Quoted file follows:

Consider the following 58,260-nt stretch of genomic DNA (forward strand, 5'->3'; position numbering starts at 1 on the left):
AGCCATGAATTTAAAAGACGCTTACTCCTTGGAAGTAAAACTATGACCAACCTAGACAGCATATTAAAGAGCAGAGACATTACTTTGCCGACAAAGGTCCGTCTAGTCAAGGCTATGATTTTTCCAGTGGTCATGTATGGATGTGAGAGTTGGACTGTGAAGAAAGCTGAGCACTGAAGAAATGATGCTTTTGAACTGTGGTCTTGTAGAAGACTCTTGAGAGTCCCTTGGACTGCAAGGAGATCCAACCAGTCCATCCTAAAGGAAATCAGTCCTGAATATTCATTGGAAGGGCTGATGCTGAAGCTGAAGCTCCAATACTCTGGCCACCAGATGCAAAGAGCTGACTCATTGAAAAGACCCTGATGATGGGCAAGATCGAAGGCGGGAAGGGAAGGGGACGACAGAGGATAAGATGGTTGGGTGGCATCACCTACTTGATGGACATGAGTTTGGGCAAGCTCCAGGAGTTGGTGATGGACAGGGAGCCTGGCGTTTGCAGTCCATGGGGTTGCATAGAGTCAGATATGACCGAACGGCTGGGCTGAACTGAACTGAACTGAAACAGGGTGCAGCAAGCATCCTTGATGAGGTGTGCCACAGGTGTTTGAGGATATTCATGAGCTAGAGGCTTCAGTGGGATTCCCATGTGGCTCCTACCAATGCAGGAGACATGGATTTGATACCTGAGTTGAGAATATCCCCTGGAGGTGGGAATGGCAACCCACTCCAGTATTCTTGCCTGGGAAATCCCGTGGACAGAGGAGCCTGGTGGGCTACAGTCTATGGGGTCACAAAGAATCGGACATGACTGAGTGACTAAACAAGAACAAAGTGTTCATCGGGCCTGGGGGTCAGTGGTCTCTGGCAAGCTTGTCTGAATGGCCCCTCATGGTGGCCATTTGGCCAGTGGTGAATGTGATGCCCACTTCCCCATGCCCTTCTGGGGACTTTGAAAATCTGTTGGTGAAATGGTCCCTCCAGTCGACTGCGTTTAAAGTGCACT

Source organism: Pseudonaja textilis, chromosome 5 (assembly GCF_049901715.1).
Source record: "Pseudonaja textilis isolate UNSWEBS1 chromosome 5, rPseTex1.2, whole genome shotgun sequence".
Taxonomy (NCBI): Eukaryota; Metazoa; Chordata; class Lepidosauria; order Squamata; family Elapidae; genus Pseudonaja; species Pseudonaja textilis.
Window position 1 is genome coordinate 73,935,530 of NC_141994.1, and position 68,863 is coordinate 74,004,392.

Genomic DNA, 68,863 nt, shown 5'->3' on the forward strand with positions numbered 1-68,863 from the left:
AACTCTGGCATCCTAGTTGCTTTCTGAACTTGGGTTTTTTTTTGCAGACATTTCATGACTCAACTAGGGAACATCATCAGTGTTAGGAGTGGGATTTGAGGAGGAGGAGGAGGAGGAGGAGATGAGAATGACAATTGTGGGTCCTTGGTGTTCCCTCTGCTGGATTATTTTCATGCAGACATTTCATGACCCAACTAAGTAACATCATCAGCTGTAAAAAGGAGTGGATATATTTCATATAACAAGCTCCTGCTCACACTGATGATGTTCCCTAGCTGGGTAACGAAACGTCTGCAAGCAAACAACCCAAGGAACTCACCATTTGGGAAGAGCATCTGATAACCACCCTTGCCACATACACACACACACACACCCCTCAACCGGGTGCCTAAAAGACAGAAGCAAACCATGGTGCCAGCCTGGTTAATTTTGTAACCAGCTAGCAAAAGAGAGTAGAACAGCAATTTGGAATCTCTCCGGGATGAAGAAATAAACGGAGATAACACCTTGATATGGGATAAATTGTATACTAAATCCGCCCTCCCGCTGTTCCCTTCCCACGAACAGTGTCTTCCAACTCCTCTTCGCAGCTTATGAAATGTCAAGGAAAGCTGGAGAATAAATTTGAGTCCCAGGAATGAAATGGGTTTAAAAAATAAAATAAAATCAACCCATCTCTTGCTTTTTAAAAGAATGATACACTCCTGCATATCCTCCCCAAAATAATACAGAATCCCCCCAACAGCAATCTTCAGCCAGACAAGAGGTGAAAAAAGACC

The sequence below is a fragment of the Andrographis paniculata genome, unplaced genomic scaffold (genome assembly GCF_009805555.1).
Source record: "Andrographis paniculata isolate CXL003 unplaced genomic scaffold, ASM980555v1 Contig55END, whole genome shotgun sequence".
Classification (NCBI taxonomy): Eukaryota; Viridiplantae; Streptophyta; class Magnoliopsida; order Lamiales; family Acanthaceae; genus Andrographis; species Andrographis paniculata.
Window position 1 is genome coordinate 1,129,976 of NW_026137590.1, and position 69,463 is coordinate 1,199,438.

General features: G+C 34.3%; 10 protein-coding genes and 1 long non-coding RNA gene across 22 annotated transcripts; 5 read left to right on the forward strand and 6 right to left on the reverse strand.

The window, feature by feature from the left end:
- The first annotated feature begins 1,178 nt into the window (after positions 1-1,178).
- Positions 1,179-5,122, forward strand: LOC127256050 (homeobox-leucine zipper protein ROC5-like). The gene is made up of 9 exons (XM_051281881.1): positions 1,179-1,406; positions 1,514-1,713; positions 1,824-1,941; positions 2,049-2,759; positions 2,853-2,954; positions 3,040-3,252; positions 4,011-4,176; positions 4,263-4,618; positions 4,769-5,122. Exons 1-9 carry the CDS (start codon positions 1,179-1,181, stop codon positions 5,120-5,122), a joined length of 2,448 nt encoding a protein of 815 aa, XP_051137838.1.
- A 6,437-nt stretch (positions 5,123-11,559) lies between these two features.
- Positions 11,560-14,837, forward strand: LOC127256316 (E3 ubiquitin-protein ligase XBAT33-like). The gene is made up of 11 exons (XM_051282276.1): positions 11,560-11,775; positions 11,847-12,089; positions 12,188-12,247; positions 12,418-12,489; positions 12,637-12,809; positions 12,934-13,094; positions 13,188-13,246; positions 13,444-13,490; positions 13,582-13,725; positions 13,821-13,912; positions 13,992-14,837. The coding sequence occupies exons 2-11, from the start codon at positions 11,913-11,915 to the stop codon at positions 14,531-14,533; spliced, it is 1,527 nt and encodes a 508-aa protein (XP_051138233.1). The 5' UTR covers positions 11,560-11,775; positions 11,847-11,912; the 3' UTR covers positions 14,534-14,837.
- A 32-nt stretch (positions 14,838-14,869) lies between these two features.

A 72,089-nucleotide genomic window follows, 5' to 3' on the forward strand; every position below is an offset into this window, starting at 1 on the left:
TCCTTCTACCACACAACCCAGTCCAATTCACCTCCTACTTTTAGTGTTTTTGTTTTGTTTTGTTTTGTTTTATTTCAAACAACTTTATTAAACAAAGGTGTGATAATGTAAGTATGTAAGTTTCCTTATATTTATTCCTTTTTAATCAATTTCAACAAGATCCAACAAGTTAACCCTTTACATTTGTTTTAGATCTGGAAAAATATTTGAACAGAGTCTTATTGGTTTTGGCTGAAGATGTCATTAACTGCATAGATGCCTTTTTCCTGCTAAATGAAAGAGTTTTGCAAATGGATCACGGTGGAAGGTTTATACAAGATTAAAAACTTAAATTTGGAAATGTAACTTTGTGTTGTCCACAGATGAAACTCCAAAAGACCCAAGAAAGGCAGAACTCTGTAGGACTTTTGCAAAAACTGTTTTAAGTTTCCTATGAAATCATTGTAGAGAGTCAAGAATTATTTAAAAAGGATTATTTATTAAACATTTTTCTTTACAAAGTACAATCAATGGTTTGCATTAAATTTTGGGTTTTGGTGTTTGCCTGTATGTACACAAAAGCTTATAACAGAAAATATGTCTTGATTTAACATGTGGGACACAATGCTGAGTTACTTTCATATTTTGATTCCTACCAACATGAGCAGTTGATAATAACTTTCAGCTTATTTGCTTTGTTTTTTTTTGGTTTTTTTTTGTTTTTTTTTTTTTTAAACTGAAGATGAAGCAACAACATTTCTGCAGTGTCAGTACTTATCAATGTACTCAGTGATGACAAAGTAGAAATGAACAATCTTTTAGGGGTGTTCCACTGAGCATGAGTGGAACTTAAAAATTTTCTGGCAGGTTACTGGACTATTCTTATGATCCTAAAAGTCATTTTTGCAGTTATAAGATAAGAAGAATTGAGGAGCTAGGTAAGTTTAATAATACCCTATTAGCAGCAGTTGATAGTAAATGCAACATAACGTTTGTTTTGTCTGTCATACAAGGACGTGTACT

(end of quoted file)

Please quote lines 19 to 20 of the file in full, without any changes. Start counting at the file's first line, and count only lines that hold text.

- A 32-nt stretch (positions 14,838-14,869) lies between these two features.

A 72,089-nucleotide genomic window follows, 5' to 3' on the forward strand; every position below is an offset into this window, starting at 1 on the left: